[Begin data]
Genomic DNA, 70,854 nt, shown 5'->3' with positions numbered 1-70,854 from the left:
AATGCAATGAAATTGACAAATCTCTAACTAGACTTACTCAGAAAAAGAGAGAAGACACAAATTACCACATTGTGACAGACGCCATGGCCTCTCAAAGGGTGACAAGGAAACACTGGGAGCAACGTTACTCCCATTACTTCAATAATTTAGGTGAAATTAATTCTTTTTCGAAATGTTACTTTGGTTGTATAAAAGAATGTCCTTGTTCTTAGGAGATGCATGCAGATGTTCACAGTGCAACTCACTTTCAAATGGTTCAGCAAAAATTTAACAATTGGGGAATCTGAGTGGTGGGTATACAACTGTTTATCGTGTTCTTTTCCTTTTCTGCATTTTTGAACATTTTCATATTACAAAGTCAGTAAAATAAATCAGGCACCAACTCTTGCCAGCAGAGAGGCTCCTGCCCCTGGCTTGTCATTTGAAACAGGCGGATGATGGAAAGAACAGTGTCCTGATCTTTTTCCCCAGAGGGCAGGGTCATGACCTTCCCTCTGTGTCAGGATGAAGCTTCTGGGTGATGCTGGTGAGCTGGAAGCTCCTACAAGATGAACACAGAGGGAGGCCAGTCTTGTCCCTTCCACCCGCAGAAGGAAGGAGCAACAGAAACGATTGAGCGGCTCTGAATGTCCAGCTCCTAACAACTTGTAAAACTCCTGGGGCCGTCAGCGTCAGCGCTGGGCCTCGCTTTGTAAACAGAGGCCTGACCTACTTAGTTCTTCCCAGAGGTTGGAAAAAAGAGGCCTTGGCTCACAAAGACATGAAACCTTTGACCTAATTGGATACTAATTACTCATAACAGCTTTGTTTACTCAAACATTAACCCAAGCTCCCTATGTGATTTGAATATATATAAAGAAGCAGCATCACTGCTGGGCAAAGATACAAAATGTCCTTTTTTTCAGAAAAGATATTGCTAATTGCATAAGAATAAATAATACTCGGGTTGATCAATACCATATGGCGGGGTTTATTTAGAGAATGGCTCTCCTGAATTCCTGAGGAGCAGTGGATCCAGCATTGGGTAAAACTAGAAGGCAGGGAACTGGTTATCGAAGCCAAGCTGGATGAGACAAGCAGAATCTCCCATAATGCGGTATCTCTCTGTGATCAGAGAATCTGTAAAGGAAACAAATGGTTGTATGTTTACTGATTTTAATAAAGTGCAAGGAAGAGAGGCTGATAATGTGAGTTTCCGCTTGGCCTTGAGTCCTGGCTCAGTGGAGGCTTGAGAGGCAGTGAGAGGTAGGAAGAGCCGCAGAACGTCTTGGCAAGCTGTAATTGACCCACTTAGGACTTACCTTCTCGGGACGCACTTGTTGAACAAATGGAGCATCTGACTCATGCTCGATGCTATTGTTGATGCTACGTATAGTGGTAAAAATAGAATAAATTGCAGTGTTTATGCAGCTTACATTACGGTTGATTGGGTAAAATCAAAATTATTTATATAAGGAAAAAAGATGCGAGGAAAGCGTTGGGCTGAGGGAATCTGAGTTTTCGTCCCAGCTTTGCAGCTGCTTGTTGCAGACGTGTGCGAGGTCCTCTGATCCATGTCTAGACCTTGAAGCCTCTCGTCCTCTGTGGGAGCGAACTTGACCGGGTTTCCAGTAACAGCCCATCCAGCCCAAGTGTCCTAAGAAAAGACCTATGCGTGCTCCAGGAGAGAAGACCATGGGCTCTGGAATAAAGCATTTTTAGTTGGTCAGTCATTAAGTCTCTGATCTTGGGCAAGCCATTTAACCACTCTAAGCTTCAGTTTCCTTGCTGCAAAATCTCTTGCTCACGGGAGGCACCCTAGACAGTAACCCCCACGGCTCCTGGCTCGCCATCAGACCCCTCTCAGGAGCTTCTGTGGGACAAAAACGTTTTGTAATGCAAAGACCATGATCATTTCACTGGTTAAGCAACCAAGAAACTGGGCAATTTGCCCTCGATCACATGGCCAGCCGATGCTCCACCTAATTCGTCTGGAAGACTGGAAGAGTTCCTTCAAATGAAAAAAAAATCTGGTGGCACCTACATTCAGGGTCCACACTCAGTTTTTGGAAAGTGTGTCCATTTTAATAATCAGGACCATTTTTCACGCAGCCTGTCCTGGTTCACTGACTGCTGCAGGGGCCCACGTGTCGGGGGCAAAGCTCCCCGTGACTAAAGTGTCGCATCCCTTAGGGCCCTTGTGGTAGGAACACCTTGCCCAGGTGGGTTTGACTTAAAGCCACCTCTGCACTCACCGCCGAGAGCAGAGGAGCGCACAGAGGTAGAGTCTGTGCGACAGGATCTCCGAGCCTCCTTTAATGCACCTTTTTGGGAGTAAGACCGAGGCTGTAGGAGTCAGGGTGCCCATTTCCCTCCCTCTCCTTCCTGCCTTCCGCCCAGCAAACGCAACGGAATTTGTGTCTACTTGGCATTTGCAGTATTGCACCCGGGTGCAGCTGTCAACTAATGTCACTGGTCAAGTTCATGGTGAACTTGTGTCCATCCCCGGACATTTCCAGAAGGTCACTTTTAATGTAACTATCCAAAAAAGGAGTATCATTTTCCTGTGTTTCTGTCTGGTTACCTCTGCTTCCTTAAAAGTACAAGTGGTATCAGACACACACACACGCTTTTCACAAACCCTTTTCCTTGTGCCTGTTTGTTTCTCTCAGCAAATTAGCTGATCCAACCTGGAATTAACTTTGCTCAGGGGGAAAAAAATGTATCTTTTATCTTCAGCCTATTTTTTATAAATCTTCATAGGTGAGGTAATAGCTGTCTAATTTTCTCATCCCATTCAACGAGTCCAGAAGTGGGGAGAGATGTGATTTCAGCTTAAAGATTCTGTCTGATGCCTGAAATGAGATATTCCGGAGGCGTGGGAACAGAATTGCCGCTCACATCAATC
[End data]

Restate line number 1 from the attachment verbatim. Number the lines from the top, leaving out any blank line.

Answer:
Genomic DNA, 70,854 nt, shown 5'->3' with positions numbered 1-70,854 from the left: